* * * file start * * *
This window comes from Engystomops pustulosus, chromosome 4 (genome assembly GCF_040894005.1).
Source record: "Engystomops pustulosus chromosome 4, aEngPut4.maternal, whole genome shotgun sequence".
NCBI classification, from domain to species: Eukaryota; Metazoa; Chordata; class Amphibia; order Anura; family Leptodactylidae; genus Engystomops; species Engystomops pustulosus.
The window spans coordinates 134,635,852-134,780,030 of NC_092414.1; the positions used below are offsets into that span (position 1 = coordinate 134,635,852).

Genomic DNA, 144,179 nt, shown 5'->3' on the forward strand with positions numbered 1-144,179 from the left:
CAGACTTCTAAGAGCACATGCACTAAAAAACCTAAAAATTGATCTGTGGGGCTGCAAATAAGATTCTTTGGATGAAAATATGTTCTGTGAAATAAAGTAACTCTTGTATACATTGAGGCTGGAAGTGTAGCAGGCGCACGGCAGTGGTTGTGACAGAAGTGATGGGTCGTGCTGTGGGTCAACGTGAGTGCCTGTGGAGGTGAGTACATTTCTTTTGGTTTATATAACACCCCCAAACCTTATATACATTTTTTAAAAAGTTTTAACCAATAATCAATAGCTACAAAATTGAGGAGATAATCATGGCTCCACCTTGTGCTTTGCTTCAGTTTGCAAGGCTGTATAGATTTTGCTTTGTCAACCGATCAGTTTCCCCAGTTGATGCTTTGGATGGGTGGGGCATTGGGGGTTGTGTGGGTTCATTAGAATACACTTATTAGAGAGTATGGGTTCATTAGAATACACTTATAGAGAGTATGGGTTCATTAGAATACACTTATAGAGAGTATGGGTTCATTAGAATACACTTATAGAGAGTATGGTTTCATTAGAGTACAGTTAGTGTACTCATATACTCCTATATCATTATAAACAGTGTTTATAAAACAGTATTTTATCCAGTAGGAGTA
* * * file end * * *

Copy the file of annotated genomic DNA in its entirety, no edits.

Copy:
This window comes from Engystomops pustulosus, chromosome 4 (genome assembly GCF_040894005.1).
Source record: "Engystomops pustulosus chromosome 4, aEngPut4.maternal, whole genome shotgun sequence".
NCBI classification, from domain to species: Eukaryota; Metazoa; Chordata; class Amphibia; order Anura; family Leptodactylidae; genus Engystomops; species Engystomops pustulosus.
The window spans coordinates 134,635,852-134,780,030 of NC_092414.1; the positions used below are offsets into that span (position 1 = coordinate 134,635,852).

Genomic DNA, 144,179 nt, shown 5'->3' on the forward strand with positions numbered 1-144,179 from the left:
CAGACTTCTAAGAGCACATGCACTAAAAAACCTAAAAATTGATCTGTGGGGCTGCAAATAAGATTCTTTGGATGAAAATATGTTCTGTGAAATAAAGTAACTCTTGTATACATTGAGGCTGGAAGTGTAGCAGGCGCACGGCAGTGGTTGTGACAGAAGTGATGGGTCGTGCTGTGGGTCAACGTGAGTGCCTGTGGAGGTGAGTACATTTCTTTTGGTTTATATAACACCCCCAAACCTTATATACATTTTTTAAAAAGTTTTAACCAATAATCAATAGCTACAAAATTGAGGAGATAATCATGGCTCCACCTTGTGCTTTGCTTCAGTTTGCAAGGCTGTATAGATTTTGCTTTGTCAACCGATCAGTTTCCCCAGTTGATGCTTTGGATGGGTGGGGCATTGGGGGTTGTGTGGGTTCATTAGAATACACTTATTAGAGAGTATGGGTTCATTAGAATACACTTATAGAGAGTATGGGTTCATTAGAATACACTTATAGAGAGTATGGGTTCATTAGAATACACTTATAGAGAGTATGGTTTCATTAGAGTACAGTTAGTGTACTCATATACTCCTATATCATTATAAACAGTGTTTATAAAACAGTATTTTATCCAGTAGGAGTA